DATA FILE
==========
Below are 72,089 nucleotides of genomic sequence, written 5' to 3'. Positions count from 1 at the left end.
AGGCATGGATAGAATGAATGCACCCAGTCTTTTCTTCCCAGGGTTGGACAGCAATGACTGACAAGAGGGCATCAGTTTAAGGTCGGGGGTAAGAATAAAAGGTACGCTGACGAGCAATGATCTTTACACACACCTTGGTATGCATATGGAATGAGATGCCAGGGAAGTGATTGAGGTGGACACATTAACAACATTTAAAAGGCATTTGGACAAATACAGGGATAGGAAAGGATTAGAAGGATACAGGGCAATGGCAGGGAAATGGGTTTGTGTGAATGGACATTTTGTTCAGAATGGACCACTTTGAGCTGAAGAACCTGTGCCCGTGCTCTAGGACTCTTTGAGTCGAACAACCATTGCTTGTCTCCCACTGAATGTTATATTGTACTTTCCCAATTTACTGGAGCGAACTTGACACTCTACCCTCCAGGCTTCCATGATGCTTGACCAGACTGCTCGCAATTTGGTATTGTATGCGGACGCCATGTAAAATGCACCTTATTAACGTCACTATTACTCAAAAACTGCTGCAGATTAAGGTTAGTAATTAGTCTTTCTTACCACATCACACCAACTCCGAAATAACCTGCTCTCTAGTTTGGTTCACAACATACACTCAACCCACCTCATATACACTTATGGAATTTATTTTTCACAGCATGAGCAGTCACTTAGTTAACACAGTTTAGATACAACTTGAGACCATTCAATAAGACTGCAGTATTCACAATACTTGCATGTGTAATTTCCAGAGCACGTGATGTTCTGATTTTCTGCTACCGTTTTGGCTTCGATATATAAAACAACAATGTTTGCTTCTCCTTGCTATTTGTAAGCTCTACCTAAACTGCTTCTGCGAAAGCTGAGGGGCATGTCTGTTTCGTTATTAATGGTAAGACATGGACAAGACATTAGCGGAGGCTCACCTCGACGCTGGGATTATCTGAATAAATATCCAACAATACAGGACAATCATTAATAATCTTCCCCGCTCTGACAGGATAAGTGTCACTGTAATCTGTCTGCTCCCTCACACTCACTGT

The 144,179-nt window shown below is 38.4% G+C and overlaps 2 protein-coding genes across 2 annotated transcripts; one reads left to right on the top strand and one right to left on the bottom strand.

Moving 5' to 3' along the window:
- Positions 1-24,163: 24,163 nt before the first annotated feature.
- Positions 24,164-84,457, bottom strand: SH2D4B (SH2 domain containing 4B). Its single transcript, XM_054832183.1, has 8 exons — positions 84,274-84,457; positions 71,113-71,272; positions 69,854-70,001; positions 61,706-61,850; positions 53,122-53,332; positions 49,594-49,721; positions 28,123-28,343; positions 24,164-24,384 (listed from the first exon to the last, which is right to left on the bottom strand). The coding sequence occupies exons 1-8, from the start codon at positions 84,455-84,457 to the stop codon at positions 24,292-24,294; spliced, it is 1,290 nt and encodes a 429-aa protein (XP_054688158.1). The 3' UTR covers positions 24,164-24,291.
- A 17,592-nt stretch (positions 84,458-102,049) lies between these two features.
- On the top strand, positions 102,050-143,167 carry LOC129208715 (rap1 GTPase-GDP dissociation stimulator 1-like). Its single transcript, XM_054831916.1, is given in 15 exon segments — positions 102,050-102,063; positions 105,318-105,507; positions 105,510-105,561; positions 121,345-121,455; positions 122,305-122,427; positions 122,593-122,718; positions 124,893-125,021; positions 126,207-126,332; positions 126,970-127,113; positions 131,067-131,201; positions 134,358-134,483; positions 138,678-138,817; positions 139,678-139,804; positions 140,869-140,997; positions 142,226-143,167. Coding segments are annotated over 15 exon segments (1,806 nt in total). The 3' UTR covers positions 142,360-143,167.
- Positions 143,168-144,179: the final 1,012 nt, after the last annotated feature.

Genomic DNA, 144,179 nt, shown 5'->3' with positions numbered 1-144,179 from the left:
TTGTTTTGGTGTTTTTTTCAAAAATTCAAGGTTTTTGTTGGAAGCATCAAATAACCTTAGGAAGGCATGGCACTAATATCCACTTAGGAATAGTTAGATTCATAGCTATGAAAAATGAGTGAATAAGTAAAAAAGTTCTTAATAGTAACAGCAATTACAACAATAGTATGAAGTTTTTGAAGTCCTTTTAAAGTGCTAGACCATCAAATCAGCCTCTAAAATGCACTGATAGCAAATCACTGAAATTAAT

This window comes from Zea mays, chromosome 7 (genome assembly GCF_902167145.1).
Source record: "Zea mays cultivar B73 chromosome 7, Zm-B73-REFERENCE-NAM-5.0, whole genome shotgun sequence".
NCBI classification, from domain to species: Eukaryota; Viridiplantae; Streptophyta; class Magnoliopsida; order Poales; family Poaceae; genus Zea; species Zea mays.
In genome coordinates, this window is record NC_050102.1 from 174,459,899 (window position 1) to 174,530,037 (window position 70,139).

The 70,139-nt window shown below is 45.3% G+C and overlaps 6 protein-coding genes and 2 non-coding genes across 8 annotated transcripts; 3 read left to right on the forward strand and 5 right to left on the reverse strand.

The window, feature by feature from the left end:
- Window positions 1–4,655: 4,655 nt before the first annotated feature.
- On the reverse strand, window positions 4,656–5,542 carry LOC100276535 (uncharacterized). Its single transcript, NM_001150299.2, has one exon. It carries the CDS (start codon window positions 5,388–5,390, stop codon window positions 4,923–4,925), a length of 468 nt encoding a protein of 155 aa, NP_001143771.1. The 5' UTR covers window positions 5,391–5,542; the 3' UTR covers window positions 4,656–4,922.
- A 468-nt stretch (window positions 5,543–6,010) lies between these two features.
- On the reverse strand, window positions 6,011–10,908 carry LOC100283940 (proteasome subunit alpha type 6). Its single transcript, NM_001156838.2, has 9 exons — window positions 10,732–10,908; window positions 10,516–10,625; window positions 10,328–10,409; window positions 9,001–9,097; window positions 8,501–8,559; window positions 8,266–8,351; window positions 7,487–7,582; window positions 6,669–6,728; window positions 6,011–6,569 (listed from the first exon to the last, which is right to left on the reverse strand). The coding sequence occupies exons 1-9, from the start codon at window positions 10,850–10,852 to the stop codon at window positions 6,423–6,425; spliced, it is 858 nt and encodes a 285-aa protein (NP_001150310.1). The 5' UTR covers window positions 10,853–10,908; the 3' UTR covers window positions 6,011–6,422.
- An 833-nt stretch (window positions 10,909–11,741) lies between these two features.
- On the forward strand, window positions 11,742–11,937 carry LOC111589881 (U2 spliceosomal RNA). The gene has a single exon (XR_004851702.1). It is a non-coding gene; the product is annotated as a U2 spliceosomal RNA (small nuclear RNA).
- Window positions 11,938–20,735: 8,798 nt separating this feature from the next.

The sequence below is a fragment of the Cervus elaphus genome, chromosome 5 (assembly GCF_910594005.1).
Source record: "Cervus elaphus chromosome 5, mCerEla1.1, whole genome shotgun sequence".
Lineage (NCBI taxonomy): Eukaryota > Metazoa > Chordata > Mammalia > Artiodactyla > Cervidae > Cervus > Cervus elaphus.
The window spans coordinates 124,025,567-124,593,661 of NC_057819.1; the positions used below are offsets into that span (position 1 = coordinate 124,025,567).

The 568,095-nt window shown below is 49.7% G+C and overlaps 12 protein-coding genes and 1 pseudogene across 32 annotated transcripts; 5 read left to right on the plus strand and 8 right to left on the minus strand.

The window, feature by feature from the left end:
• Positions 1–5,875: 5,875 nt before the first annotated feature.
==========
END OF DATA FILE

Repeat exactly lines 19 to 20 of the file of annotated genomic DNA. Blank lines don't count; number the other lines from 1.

- On the reverse strand, window positions 4,656–5,542 carry LOC100276535 (uncharacterized). Its single transcript, NM_001150299.2, has one exon. It carries the CDS (start codon window positions 5,388–5,390, stop codon window positions 4,923–4,925), a length of 468 nt encoding a protein of 155 aa, NP_001143771.1. The 5' UTR covers window positions 5,391–5,542; the 3' UTR covers window positions 4,656–4,922.
- A 468-nt stretch (window positions 5,543–6,010) lies between these two features.